Alex Palmer's Natural History Notes and Thoughts

Thoughts and reflections on various social and environmental issues, as well as naturalist observations from the great outdoors.

Natural History Notes: Hopewell Mounds

I went for  an evening walk, around 6pm on March 22, 2011, at the Hopewell Mounds Group of Hopewell Culture National Historical Park.  The weather has humid, with about 75% cloud cover and a temperature around 65ºF.  The wind was from the West, with a light breeze of around 5 mph.  The weather the past 24 hours had temperatures ranging from 45-75ºF and intermittent showers and thunderstorms.   I walked the entire length of the hiking trail, starting from the parking lot going Northwest, and then headed back to the parking lot going east on the bike trail, with some backtracking in between (see Figure 1).

Figure 1: Map and route of my evening walk.

The habitat, or structure of the plants and soil in the area, ranged from a mesic hardwood forest (mainly points E and F in Figure 1) to shrubby old fields and meadows (points A, B, C, and D).  I also observed some areas along fallow pasture and hayfields (point G and areas along the south line of my route).

That evening there was lots of bird activity.  The weather had finally calmed down from the numerous showers and storms that had marched through the area within the past few days.  Eastern Bluebirds (Sialia sialis) were active around their nest boxes, or human-constructed birdhouses, with some of the birds catching insects over the open meadows and fields (Figure 2).

Figure 2: Bluebird nest box. These artificial housing structures closely mimic natural tree cavities into which bluebirds traditionally build their nests.

About 2 miles up the trail (point F) going west from the parking lot (point A), white trout lily (Erythronium albidum) was in bloom in the interior parts of the semi-mature mesic woodland area (Photo A).

Photo A: A middle-moisture soil (or mesic) forest typical of the one in the Northwest corner of my route map in Figure 1. This photo was taken nearby at Great Seal State Park, Ohio, during the same season.

Also in this area was another early spring ephemeral wildflower.  These wildflowers emerge early in the spring, before the leaves have come out on the overlying trees, and then die back for the rest of the year after their flowers have bloomed and have been pollinated by bees.  Not so ironically, the other spring ephemeral wildflower I encountered is titled as the Harbinger-of-Spring (Erigenia bulbosa).

Near the meadow and shrubby fields along the west side of my route (south of point F in Figure 1), as well along the section of my route between the parking lot (A) and point B, I heard and saw Eastern Meadowlarks singing.  These birds are typical of grassland areas, which are prominent in this park (Photo B).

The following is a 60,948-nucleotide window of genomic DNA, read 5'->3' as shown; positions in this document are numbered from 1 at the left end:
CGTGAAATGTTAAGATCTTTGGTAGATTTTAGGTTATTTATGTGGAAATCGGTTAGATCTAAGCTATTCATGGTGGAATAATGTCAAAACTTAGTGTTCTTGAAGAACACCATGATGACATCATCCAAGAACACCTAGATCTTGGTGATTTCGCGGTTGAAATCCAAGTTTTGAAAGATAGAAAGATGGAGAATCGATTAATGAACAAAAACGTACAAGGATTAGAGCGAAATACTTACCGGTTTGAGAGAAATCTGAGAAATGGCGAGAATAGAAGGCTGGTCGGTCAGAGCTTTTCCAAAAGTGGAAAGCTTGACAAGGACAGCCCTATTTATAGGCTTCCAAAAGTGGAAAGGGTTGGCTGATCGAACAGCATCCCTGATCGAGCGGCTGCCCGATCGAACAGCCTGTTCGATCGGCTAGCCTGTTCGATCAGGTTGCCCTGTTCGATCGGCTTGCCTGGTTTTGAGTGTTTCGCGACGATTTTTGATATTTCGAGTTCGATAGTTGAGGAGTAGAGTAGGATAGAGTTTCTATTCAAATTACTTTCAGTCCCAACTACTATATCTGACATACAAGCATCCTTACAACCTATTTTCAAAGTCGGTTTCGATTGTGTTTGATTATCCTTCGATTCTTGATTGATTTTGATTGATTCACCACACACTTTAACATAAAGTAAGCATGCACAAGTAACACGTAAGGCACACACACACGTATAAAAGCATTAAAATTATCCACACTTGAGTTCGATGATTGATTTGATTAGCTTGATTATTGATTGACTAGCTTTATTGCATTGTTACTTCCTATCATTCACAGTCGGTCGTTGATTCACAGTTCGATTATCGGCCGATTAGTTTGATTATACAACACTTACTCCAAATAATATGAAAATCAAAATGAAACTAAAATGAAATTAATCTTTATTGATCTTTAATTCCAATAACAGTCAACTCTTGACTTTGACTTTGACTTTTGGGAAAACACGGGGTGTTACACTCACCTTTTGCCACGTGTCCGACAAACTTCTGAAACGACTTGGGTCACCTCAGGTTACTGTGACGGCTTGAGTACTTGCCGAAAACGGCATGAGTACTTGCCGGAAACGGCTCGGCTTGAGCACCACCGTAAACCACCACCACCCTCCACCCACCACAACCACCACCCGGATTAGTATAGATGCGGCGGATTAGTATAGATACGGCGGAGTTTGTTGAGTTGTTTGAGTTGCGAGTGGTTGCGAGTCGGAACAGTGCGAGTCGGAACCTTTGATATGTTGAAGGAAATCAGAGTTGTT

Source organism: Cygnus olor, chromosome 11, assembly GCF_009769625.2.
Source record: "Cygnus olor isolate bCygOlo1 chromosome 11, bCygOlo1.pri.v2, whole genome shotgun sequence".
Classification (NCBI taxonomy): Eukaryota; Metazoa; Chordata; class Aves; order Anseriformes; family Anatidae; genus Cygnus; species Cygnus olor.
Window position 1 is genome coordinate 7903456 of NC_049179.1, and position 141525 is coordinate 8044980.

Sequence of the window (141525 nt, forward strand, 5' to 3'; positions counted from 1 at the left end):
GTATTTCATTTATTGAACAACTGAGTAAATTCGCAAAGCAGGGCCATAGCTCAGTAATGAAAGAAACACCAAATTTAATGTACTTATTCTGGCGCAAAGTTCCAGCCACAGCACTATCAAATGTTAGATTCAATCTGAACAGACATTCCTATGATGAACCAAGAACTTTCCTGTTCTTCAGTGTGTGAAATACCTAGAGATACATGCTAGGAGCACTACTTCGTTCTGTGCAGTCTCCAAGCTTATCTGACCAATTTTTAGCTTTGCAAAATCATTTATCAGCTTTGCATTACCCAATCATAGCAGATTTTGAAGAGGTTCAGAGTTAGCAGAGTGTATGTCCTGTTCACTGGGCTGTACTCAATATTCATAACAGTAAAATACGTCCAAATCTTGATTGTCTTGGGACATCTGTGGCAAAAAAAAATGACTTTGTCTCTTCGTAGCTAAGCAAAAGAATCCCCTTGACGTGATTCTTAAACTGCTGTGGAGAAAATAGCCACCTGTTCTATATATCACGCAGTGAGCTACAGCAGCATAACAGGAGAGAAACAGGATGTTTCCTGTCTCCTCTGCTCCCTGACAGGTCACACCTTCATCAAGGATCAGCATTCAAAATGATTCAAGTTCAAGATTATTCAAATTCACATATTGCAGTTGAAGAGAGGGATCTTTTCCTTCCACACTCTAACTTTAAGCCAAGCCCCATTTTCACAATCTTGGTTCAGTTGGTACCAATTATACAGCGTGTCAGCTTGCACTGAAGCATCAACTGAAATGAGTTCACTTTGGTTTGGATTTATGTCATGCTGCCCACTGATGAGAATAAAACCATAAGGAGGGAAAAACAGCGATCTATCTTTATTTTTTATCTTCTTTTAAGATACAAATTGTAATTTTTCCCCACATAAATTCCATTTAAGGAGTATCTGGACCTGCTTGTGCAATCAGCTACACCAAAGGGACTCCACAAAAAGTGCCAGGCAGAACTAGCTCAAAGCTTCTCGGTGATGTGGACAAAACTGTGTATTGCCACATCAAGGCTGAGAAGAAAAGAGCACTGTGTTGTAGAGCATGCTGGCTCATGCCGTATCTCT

Photo B: Meadow and grassland around the park.

In the more semi-shrubby areas shown like the area shown in Photo C and located just to the north and northwest of the parking lot, male eastern towhees (Pipilo erythrophthalmus),  a vibrant and melodic songbird, were performing their mating calls and scraping the soil underneath the honeysuckle bushes (possibly for food, but perhaps other reasons.

Photo C: The shrubby areas located mainly 400-1000 feet northwest of the parking lot.

Robins, red-winged blackbirds, and grackles squawked and fluttered all along the short grassy areas of the fallowed pastures near the treeline (Photo D), and numerous downy woodpeckers and northern flickers hammered their bills (beaks) on hollowed logs and dead tree snags.

Photo D: Near the edge of the open grassy field and the start of the meadow and tree line.

In various ponds approximately 1 mile from the parking lot going west (mainly around point D in Figure 1), there were a series of seasonal ponds where frogs and toads sing their mating calls and engage in copulation after hibernating from a long cold winter nearly frozen in the bottom muck.  Photo E shows the shallow, wet depressions (puddles) in the flat parts of the meadow area in the park.  I actually only heard the frogs and toads, as they are quite elusive at this time of year.  I heard the ping-ping call of the Northern Spring Peeper and the drawn-out guttural ‘song’ of the American Toad.


Photo E: Ephemeral (seasonal) pond in and among the meadow grasses just to the north of my east-to-west portion of my hike.

Finally, the refreshing air of this park allowed for numerous lichens, or closely interacting colonies of fungus and algae, to color the otherwise barren early spring trees between the shrubby areas near the edge of the forest near point E of Figure 1.

I concluded my walk back at the parking lot (point A), and headed out just before sundown.


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